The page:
Tuesday, July 23, 2019

Important information for those of you who travel
A strain of malaria resistant to two key anti-malarial medicines has become dominant in Vietnam, Laos and northern Thailand after spreading rapidly from Cambodia, scientists have warned.
Using genomic surveillance to track the spread of drug-resistant malaria, the scientists found that the strain, known as KEL1/PLA1, has also evolved and picked up new genetic mutations that may make it yet more resistant.
A similar resistance to a long-time front-line malaria drug, chloroquine, contributed to millions of deaths across Africa in the 1980s.
Malaria can be successfully treated with medicines if it is caught early enough, but resistance to anti-malarial drugs is growing in many parts of the world, especially in Southeast Asia.
The first-line treatment for malaria in many parts of Asia in the last decade has been a combination of dihydroartemisinin and piperaquine, also known as DHA-PPQ.
Researchers found in previous work that a strain of malaria had evolved and spread across Cambodia between 2007 and 2013.
The latest research, published in The Lancet Infectious Diseases journal, found it has crossed borders and tightened its grip.


KATHMANDU/NEW YORK, 18 July 2019 (UNICEF) - Heavy rainfall, flooding and landslides across three countries in South Asia – Nepal, India, and Bangladesh – have killed at least 93 children, and put the lives of millions more at risk. UNICEF estimates that more than 12 million people, including about five million children, have been affected.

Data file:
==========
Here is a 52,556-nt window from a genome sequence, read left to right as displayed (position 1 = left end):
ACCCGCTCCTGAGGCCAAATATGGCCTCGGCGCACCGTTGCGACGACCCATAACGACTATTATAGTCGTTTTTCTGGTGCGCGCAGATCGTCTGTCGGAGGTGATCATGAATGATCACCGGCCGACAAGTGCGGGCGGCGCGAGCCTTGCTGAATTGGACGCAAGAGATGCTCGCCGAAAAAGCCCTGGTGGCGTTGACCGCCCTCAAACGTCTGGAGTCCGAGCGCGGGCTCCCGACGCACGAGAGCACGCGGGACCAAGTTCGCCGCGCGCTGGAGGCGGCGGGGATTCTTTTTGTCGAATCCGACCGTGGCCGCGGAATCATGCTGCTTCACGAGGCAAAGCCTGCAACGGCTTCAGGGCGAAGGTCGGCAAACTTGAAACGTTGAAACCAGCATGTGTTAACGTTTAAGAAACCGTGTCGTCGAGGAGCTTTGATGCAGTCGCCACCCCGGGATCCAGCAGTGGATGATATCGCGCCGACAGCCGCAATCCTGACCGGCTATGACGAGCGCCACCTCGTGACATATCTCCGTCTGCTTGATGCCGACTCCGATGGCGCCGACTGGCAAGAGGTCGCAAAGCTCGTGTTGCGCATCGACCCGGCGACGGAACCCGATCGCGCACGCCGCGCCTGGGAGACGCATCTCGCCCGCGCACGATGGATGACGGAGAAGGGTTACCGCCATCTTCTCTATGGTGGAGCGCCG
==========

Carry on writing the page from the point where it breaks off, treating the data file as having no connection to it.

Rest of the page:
In India, more than ten million people have been affected across Assam, Bihar, parts of Uttar Pradesh and other north-eastern states, including more than 4.3 million children. As the situation develops these numbers are only likely to increase. 

In Assam alone, almost 2,000 schools have been damaged by floodwaters. Whilst parts of the country have been suffering from heavy rainfall and flooding, other parts are still reeling from the aftermath of severe heat and water deficit, affecting almost half of the country.

Inundation has caused contamination of drinking water across the two states. The situation is made worse as the community is forced to defecate in the open. As the water recedes, new challenges will emerge. Structural damages of houses and schools are expected to be very high, rendering them inhabitable.

Seeds India is providing relief to some areas and welcomes donations.  https://www.seedsindia.org